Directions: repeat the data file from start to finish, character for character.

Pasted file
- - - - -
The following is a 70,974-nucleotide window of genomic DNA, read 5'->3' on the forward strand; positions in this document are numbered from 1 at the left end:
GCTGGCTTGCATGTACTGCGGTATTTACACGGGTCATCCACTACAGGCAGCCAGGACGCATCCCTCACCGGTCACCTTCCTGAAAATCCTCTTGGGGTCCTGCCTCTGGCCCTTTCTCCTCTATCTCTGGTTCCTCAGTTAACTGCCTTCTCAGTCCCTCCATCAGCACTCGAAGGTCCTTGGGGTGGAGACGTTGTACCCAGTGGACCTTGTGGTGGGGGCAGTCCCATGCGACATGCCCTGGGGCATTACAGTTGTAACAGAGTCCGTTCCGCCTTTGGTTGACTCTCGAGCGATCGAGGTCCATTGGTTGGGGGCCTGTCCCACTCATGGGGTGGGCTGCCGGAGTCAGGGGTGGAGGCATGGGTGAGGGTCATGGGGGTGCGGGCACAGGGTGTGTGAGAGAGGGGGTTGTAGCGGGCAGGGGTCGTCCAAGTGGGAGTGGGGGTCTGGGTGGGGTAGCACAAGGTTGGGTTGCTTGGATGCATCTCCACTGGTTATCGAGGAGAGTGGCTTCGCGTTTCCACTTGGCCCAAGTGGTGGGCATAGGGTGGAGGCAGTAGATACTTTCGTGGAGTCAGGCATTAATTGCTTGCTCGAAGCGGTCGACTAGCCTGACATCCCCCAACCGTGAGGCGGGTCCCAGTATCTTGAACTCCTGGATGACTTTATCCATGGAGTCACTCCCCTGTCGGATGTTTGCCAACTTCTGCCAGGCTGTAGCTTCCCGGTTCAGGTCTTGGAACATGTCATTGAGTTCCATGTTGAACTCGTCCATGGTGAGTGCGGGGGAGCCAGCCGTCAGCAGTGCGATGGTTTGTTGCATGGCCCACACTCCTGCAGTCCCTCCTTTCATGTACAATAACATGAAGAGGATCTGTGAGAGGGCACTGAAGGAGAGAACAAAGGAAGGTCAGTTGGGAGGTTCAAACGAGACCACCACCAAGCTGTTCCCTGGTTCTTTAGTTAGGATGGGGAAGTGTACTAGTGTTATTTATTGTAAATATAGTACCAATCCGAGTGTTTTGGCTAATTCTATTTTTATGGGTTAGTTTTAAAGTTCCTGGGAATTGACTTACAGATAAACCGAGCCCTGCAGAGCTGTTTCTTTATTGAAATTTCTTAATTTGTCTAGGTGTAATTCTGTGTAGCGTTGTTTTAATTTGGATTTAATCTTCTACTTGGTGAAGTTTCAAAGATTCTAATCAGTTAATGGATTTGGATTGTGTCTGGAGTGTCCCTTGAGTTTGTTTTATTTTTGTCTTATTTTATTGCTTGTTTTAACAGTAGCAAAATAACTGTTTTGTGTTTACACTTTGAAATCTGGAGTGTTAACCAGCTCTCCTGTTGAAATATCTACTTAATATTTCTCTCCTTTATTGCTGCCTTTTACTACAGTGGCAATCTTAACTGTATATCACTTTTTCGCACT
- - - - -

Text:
The following is a 70,974-nucleotide window of genomic DNA, read 5'->3' on the forward strand; positions in this document are numbered from 1 at the left end:
GCTGGCTTGCATGTACTGCGGTATTTACACGGGTCATCCACTACAGGCAGCCAGGACGCATCCCTCACCGGTCACCTTCCTGAAAATCCTCTTGGGGTCCTGCCTCTGGCCCTTTCTCCTCTATCTCTGGTTCCTCAGTTAACTGCCTTCTCAGTCCCTCCATCAGCACTCGAAGGTCCTTGGGGTGGAGACGTTGTACCCAGTGGACCTTGTGGTGGGGGCAGTCCCATGCGACATGCCCTGGGGCATTACAGTTGTAACAGAGTCCGTTCCGCCTTTGGTTGACTCTCGAGCGATCGAGGTCCATTGGTTGGGGGCCTGTCCCACTCATGGGGTGGGCTGCCGGAGTCAGGGGTGGAGGCATGGGTGAGGGTCATGGGGGTGCGGGCACAGGGTGTGTGAGAGAGGGGGTTGTAGCGGGCAGGGGTCGTCCAAGTGGGAGTGGGGGTCTGGGTGGGGTAGCACAAGGTTGGGTTGCTTGGATGCATCTCCACTGGTTATCGAGGAGAGTGGCTTCGCGTTTCCACTTGGCCCAAGTGGTGGGCATAGGGTGGAGGCAGTAGATACTTTCGTGGAGTCAGGCATTAATTGCTTGCTCGAAGCGGTCGACTAGCCTGACATCCCCCAACCGTGAGGCGGGTCCCAGTATCTTGAACTCCTGGATGACTTTATCCATGGAGTCACTCCCCTGTCGGATGTTTGCCAACTTCTGCCAGGCTGTAGCTTCCCGGTTCAGGTCTTGGAACATGTCATTGAGTTCCATGTTGAACTCGTCCATGGTGAGTGCGGGGGAGCCAGCCGTCAGCAGTGCGATGGTTTGTTGCATGGCCCACACTCCTGCAGTCCCTCCTTTCATGTACAATAACATGAAGAGGATCTGTGAGAGGGCACTGAAGGAGAGAACAAAGGAAGGTCAGTTGGGAGGTTCAAACGAGACCACCACCAAGCTGTTCCCTGGTTCTTTAGTTAGGATGGGGAAGTGTACTAGTGTTATTTATTGTAAATATAGTACCAATCCGAGTGTTTTGGCTAATTCTATTTTTATGGGTTAGTTTTAAAGTTCCTGGGAATTGACTTACAGATAAACCGAGCCCTGCAGAGCTGTTTCTTTATTGAAATTTCTTAATTTGTCTAGGTGTAATTCTGTGTAGCGTTGTTTTAATTTGGATTTAATCTTCTACTTGGTGAAGTTTCAAAGATTCTAATCAGTTAATGGATTTGGATTGTGTCTGGAGTGTCCCTTGAGTTTGTTTTATTTTTGTCTTATTTTATTGCTTGTTTTAACAGTAGCAAAATAACTGTTTTGTGTTTACACTTTGAAATCTGGAGTGTTAACCAGCTCTCCTGTTGAAATATCTACTTAATATTTCTCTCCTTTATTGCTGCCTTTTACTACAGTGGCAATCTTAACTGTATATCACTTTTTCGCACT